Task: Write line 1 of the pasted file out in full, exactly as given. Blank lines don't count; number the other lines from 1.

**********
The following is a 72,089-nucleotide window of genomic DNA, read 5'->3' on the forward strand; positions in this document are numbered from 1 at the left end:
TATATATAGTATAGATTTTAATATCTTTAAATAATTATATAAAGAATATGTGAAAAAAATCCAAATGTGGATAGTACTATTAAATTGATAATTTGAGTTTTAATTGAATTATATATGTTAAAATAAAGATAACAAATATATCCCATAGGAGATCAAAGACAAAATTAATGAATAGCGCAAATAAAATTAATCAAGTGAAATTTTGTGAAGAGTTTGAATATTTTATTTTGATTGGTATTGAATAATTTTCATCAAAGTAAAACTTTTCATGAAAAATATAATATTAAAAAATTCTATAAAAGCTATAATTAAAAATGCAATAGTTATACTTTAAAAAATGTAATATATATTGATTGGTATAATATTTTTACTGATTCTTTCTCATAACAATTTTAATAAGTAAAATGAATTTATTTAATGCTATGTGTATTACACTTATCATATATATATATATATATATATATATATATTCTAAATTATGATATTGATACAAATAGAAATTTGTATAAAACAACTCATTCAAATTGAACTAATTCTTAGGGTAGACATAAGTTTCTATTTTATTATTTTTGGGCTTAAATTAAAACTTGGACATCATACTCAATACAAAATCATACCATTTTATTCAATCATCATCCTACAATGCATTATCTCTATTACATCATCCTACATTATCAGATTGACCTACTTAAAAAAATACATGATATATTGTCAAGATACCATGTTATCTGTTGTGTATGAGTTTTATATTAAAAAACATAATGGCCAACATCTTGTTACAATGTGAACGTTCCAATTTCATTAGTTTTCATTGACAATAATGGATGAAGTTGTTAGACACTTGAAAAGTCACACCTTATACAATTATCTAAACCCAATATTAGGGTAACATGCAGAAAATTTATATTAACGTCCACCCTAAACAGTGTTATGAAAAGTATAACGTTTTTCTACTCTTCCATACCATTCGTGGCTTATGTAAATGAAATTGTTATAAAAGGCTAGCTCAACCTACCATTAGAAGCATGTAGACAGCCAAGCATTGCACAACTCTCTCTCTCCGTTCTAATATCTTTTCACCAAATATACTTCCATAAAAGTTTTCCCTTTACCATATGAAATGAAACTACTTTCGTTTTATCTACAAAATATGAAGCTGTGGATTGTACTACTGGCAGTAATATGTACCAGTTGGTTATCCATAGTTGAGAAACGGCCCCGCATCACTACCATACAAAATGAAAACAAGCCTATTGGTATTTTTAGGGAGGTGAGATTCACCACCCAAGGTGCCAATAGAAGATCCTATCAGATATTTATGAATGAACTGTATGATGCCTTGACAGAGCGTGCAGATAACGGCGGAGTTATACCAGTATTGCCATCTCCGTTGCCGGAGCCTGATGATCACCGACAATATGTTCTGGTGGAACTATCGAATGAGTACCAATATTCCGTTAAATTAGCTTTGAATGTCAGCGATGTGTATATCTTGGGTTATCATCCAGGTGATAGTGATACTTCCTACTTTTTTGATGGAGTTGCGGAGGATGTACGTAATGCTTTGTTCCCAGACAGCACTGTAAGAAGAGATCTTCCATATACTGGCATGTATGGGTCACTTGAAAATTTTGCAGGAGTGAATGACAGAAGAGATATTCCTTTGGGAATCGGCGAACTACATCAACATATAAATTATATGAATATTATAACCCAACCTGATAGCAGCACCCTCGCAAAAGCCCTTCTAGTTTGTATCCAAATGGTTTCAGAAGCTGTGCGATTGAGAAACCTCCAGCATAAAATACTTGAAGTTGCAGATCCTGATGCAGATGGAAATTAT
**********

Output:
The following is a 72,089-nucleotide window of genomic DNA, read 5'->3' on the forward strand; positions in this document are numbered from 1 at the left end: